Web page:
It’s almost a hundred years ago that Einstein
developed his General Theory of Relativity, and this led to some predictions that have
already been tested, such as the bending of light when it goes
around massive objects like the Sun, the gravitational red-shift effect which is
used every day in our GPS tracking systems, and black holes. But there’s one prediction that hasn’t been
directly tested yet, and this is gravitational waves.
These are ripples in the fabric of space and time
that move through space at the speed of light, and what they actually do is stretch and shrink
the dimensions of space ever so slightly. This year is the International Year of Light,
150 years since James Clerk Maxwell came up with the Maxwell equations,
this was built upon by a lot of theorists and then finally the culmination was Einstein’s
Theory of General Relativity. So it would be wonderful to detect gravitational
waves this year. I mostly focus on looking at the data that
comes out of very large detectors to pick out the elusive signal of a gravitational
wave. The field has evolved from small groups in
single universities to a large global collaboration. I’m here today in Glasgow to talk with Jim
Hough who has been working in gravitational wave
physics now for 40 years. His expertise is in the design, development
and building of gravitational wave detectors. So, before we go to see the more modern experimental
apparatus, I thought I’d like to show you what I started
out by building here. This is an aluminium bar gravitational wave
detector, and of course the effect of the gravitational waves should be to squeeze the
bar and let it go again, and that should produce voltage from the transducers
which we put into electronics. So you were actually involved in this from
the very beginning? Oh, from 1971.
Many of us wanted to be part of showing that Einstein was in fact correct. Sometimes, as more of a theorist, I forget
how important experimental tests are. The first piece of the puzzle of testing General
Relativity actually clicked into place only a couple of years after Einstein developed
his theory, and that was of course Eddington and Dyson
going to observe the total eclipse, and watch the light bending from the nearby
stars as they pass by the Sun. One of the problems of course with gravitational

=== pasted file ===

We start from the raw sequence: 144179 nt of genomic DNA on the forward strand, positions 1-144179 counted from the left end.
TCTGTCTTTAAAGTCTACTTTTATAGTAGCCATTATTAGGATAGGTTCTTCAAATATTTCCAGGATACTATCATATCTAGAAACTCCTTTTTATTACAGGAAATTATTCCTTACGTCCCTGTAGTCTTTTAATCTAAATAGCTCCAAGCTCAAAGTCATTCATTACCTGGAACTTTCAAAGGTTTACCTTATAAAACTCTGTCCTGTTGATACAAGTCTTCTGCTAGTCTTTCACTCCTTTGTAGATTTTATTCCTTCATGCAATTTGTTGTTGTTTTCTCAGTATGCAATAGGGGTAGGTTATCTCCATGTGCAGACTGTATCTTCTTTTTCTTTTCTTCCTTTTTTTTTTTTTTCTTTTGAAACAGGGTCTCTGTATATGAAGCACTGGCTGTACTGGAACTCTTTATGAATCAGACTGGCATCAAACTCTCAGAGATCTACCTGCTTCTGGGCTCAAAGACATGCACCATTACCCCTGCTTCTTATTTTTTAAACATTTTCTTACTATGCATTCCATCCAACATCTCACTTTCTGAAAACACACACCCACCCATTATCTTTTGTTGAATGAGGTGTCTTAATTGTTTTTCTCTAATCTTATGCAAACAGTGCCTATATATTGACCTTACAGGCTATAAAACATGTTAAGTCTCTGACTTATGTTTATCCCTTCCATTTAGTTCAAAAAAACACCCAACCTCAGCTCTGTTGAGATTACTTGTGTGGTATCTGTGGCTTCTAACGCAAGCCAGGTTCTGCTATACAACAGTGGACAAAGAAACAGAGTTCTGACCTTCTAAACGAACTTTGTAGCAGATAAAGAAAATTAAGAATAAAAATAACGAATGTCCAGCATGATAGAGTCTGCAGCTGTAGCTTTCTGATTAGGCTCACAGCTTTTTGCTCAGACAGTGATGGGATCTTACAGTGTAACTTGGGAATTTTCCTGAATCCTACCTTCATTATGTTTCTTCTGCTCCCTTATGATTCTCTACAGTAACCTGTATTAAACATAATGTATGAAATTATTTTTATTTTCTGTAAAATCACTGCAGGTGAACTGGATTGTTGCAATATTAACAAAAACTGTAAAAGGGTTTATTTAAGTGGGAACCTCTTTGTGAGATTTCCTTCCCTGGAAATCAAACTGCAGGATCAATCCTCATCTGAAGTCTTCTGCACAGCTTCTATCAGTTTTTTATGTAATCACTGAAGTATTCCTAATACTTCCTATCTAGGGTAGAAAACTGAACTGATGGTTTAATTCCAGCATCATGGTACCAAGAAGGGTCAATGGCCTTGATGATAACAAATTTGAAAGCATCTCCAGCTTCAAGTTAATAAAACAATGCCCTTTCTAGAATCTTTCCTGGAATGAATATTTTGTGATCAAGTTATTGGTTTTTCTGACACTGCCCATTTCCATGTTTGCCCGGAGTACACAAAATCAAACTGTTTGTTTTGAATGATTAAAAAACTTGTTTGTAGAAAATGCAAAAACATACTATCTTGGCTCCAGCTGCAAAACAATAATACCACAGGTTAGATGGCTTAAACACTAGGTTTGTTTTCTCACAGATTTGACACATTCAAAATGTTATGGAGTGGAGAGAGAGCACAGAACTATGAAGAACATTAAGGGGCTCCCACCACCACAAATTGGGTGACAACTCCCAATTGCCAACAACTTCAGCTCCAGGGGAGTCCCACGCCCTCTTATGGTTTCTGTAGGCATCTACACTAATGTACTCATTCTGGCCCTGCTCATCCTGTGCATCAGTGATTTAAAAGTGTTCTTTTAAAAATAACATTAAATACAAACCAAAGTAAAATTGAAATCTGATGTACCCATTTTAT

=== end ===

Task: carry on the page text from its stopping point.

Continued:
waves was that it wasn’t in fact until the late 1950s
that Joseph Weber and John Wheeler began to think that they were detectable. So Joseph Weber actually did set up a number
of these aluminium bars and began to see signals that he claimed were
gravitational waves. A number of us thought it would be a very
good idea to test to see whether Weber was seeing anything.
And we did not see the signals that he was seeing.
And it’s not really surprising of course: with an apparatus like this,
you’re limited by the fact that the two halves are really rather close together. The ideal thing to do is to put them kilometres
apart, and to do that you have to use lasers. That’s what you’re going to see in the clean
room: you’re going to see a prototype for developing the laser interferometry for
such detectors. So welcome to the experimental lab Stephen!
Now, the laser is not on, so we can safely take off our goggles
and speak to each other properly. Excellent, that’s a bit more comfortable. So, over here we’ve got the laser, which drives
the whole apparatus. You first of all stabilise the wavelength
of the laser to the length of this long cavity, then you split it two ways, comparing the
phase of the light that comes out from the two arms. Can you explain how we went from lab-based
prototypes to large-scale international collaborations? How did that come about? Well of course we started with independent
groups, all competing with each other, all hoping
to see gravitational waves first. But then, as the experiments had to get bigger,
to get more sensitive, very few countries really can afford to do
that themselves. So what has happened is there have been a
number of international collaborations set up:
the LIGO collaboration in the US, and the VIRGO collaboration in Italy,
these big interferometers with arm lengths up to 4 kilometres long
do need to be international, and countries do need to work together to jointly fund them. So LIGO and VIRGO of course are at the leading
edge of international collaborations, but international collaboration is not new.
Even back in the late 1700s, there was a collaboration between France and Britain,
to measure the distance between the Greenwich observatory,
and the equivalent observatory in France. General William Roy was commissioned by the
British Government to do this particular measurement,
I think it was one of the most accurate determinations makable at that time. So, some of the earliest examples of collaboration
were trying to map the globe, and you talked about William Roy.
Now what we’re trying to do is map the Solar System, the Galaxy, and the Universe.
one example of this is the Gaia satellite, which is a European collaboration
that is already mapping, in great detail, the positions of millions of stars. And, of course, collaboration is very important
in all fields, I mean CERN is a very good example of that, for particle physics. So it’s probably fair to say that we’re in
the era of big science, and more and more we’re going to see these multinational projects,
both for reasons of multidisciplinary challenges, but also, obviously, financial. It is amazing that when collaborations like
this are formed just how much they can do and how important they are.